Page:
Morrissey – Low In High School (Review)
The idea of Morrissey often eclipses the reality of Morrissey.
Unapologetically honest, there seems to be a never-ending backlash against the singer whether for his politics or his always tentative relationship with tour dates. And yet, last week, I watched 17,500 fervent fans singing “Everyday Is Like Sunday” with all their hearts at the first of two sold-out shows at the Hollywood Bowl. The adulation and passion of his fans, both young and old, is a light that never goes out.
On his latest album Low In High School, Morrissey makes it clear that he doesn’t waste a second worrying what we think of him while lounging in a mansion somewhere in California watching old Hollywood films (or so I imagine). The glam-stomp opener “My Love, I’d Do Anything For You” adds unexpected horns to take the song down a road that would have never occurred to The Smiths. For many, therein lies the problem with Morrissey’s solo work but those folks probably left the party sometime after 1992’s Your Arsenal.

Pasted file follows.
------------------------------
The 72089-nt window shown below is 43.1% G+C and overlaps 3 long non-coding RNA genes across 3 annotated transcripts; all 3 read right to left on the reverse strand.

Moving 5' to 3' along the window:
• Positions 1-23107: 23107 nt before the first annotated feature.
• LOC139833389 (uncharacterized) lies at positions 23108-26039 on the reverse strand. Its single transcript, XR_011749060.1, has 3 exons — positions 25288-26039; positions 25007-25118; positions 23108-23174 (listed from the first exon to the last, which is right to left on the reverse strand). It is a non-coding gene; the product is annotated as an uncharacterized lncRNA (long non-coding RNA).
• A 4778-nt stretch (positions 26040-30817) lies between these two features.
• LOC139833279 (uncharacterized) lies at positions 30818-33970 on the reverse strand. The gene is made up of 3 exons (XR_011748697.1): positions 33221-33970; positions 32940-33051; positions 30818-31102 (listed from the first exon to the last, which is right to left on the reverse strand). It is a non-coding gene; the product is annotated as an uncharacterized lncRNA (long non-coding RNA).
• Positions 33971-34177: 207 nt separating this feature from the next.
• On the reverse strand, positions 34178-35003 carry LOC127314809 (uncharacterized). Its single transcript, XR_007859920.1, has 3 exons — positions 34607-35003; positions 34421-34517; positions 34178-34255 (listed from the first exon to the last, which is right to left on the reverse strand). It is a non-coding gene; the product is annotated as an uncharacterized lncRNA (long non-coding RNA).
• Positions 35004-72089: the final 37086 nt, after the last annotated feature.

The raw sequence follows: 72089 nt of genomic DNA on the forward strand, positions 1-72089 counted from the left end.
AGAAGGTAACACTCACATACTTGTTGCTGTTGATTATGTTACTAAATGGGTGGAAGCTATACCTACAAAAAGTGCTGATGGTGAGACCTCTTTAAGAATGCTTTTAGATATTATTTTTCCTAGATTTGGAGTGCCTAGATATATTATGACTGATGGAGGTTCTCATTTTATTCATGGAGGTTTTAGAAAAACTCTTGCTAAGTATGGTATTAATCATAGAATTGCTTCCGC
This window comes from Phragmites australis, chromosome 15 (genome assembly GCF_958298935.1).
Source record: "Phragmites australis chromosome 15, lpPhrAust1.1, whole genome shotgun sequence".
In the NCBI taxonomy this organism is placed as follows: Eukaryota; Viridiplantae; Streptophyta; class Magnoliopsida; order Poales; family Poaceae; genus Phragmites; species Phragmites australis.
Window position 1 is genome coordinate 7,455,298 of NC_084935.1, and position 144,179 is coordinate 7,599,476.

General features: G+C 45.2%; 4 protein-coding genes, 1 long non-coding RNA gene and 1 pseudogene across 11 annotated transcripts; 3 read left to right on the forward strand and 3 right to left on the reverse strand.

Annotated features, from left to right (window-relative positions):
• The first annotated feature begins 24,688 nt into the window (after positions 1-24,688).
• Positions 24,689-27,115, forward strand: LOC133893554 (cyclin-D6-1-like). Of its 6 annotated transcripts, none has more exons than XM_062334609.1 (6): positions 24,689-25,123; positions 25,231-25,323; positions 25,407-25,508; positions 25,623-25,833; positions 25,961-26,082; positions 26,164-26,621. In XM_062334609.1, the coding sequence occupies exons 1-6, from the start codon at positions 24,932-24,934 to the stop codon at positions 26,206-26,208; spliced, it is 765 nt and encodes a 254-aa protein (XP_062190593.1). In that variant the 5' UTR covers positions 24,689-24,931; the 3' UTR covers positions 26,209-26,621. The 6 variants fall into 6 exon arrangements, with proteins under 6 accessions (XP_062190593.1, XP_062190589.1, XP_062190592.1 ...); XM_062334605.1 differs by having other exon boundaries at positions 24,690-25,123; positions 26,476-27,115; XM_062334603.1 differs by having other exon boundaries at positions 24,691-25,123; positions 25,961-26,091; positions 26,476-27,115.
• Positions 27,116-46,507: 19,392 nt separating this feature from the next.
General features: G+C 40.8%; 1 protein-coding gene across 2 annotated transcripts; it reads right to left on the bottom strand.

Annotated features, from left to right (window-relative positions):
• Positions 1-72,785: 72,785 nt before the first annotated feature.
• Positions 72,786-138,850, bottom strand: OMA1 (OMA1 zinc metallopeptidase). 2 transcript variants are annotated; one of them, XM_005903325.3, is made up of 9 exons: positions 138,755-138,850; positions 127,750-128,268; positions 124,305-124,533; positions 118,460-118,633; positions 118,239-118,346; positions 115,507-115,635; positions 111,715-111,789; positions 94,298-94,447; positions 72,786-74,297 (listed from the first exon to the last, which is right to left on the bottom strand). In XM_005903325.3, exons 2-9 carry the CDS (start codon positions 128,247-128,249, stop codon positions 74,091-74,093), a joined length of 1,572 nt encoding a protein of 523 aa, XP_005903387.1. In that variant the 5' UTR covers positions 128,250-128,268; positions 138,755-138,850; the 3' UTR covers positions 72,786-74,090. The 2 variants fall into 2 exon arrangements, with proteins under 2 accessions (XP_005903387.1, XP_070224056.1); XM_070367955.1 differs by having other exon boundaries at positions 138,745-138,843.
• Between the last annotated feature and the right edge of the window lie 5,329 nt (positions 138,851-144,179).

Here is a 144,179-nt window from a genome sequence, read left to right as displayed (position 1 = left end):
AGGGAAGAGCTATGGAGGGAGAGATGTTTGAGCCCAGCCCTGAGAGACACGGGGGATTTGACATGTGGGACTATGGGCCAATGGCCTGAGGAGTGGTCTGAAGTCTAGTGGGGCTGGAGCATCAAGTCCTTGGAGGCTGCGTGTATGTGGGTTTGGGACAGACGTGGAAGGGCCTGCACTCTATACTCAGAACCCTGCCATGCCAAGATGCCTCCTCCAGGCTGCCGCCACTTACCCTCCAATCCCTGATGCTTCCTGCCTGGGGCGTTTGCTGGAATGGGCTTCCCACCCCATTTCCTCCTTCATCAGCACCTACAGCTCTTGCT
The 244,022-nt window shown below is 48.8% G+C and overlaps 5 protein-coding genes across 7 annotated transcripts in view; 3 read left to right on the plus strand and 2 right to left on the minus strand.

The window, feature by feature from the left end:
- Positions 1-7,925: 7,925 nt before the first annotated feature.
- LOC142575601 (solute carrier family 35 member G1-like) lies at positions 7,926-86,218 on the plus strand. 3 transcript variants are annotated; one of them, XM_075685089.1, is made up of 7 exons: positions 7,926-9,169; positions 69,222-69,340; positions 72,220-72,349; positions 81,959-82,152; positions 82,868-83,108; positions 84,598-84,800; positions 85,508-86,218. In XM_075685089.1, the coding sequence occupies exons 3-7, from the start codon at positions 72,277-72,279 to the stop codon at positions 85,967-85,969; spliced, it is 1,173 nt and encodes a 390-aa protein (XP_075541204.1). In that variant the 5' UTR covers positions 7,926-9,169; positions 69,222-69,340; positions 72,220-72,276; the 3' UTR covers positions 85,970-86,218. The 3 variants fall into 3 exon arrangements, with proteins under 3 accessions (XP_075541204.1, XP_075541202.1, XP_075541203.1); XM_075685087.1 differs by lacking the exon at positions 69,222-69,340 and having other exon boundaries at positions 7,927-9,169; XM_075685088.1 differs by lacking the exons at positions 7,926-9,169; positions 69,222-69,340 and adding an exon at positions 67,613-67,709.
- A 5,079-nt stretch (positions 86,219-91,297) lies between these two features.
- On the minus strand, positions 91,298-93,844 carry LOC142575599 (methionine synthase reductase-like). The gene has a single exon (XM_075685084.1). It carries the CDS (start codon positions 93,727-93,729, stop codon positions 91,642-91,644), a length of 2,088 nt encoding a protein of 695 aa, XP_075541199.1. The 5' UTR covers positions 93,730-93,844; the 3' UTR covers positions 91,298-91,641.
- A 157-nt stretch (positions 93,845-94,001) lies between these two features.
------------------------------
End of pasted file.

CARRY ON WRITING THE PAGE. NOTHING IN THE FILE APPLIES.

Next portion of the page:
Poetically rich, the first half of the album might be the strongest collection of Morrissey songs since the 1990s while the second half suffers from an often heavy-handed approach to his cantankerous worldview. Opener “I Wish You Lonely” plays to our expectations of Morrissey’s emotional malaise – “I wish you lonely, If only for one day, So that you might see routine for me, Since the day I was born” over swirling guitars and electronics. Another can’t-miss single, “Jacky’s Only Happy When She Is Up On the Stage” could be interpreted as a veiled celebration (or damnation) of nationalism in England – “Scene Two: Everyone who comes must go!, Scene Four: Blacker than ever before!, Scene Six: This country is making me sick!” which has been reinforced on tour as the word “exit” morphs into “Brexit” on several occasions.
“Spent The Day In Bed” reinforces the Morrissey ethos that both process and participant are equally vulgar in a world of fake news over a light, plunky riff. It also captures the underlying sense of humor in Morrissey’s writing that rarely gets its due – “I’m not my type, but I love my bed.” Whether you wish you were sharing his bed or that he would stay in bed and stop releasing albums, there is no denying the pop craft that Morrissey can still wield when the mood strikes him. On Low In High School, it strikes him more often than not.